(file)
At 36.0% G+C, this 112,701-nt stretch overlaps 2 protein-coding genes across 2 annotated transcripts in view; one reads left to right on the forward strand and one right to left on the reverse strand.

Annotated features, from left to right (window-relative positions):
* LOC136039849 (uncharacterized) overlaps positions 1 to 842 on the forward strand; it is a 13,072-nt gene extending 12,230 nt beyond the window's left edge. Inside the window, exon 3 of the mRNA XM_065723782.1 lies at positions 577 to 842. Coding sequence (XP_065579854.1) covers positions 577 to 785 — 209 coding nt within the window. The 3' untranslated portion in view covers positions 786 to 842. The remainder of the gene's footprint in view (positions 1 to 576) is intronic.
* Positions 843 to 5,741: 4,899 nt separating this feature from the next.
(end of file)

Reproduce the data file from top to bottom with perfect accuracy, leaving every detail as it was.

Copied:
At 36.0% G+C, this 112,701-nt stretch overlaps 2 protein-coding genes across 2 annotated transcripts in view; one reads left to right on the forward strand and one right to left on the reverse strand.

Annotated features, from left to right (window-relative positions):
* LOC136039849 (uncharacterized) overlaps positions 1 to 842 on the forward strand; it is a 13,072-nt gene extending 12,230 nt beyond the window's left edge. Inside the window, exon 3 of the mRNA XM_065723782.1 lies at positions 577 to 842. Coding sequence (XP_065579854.1) covers positions 577 to 785 — 209 coding nt within the window. The 3' untranslated portion in view covers positions 786 to 842. The remainder of the gene's footprint in view (positions 1 to 576) is intronic.
* Positions 843 to 5,741: 4,899 nt separating this feature from the next.